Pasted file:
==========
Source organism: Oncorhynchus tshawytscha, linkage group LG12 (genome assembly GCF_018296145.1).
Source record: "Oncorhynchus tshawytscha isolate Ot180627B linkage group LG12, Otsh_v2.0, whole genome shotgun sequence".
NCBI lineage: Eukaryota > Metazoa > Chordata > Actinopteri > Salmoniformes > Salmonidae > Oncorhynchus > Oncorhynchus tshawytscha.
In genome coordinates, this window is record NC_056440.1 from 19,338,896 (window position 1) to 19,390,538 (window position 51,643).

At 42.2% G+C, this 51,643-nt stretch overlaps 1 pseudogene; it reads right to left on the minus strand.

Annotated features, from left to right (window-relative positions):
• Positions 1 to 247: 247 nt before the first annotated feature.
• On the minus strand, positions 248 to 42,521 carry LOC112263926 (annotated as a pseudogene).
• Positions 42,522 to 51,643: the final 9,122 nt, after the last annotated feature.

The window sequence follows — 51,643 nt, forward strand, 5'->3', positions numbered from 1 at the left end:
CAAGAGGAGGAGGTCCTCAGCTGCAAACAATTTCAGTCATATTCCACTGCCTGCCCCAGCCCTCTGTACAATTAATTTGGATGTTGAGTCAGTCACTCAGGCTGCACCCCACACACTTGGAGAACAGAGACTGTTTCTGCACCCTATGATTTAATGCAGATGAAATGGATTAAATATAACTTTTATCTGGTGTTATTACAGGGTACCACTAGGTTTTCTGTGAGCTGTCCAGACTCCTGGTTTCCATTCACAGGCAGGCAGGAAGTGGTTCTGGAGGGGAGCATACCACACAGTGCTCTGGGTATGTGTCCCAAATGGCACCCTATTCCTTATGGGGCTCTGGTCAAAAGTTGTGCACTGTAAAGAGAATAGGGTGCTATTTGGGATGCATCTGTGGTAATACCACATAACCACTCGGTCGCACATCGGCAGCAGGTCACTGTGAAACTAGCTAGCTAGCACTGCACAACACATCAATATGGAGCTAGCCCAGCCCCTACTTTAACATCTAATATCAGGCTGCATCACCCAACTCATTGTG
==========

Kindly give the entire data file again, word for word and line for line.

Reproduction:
Source organism: Oncorhynchus tshawytscha, linkage group LG12 (genome assembly GCF_018296145.1).
Source record: "Oncorhynchus tshawytscha isolate Ot180627B linkage group LG12, Otsh_v2.0, whole genome shotgun sequence".
NCBI lineage: Eukaryota > Metazoa > Chordata > Actinopteri > Salmoniformes > Salmonidae > Oncorhynchus > Oncorhynchus tshawytscha.
In genome coordinates, this window is record NC_056440.1 from 19,338,896 (window position 1) to 19,390,538 (window position 51,643).

At 42.2% G+C, this 51,643-nt stretch overlaps 1 pseudogene; it reads right to left on the minus strand.

Annotated features, from left to right (window-relative positions):
• Positions 1 to 247: 247 nt before the first annotated feature.
• On the minus strand, positions 248 to 42,521 carry LOC112263926 (annotated as a pseudogene).
• Positions 42,522 to 51,643: the final 9,122 nt, after the last annotated feature.

The window sequence follows — 51,643 nt, forward strand, 5'->3', positions numbered from 1 at the left end:
CAAGAGGAGGAGGTCCTCAGCTGCAAACAATTTCAGTCATATTCCACTGCCTGCCCCAGCCCTCTGTACAATTAATTTGGATGTTGAGTCAGTCACTCAGGCTGCACCCCACACACTTGGAGAACAGAGACTGTTTCTGCACCCTATGATTTAATGCAGATGAAATGGATTAAATATAACTTTTATCTGGTGTTATTACAGGGTACCACTAGGTTTTCTGTGAGCTGTCCAGACTCCTGGTTTCCATTCACAGGCAGGCAGGAAGTGGTTCTGGAGGGGAGCATACCACACAGTGCTCTGGGTATGTGTCCCAAATGGCACCCTATTCCTTATGGGGCTCTGGTCAAAAGTTGTGCACTGTAAAGAGAATAGGGTGCTATTTGGGATGCATCTGTGGTAATACCACATAACCACTCGGTCGCACATCGGCAGCAGGTCACTGTGAAACTAGCTAGCTAGCACTGCACAACACATCAATATGGAGCTAGCCCAGCCCCTACTTTAACATCTAATATCAGGCTGCATCACCCAACTCATTGTG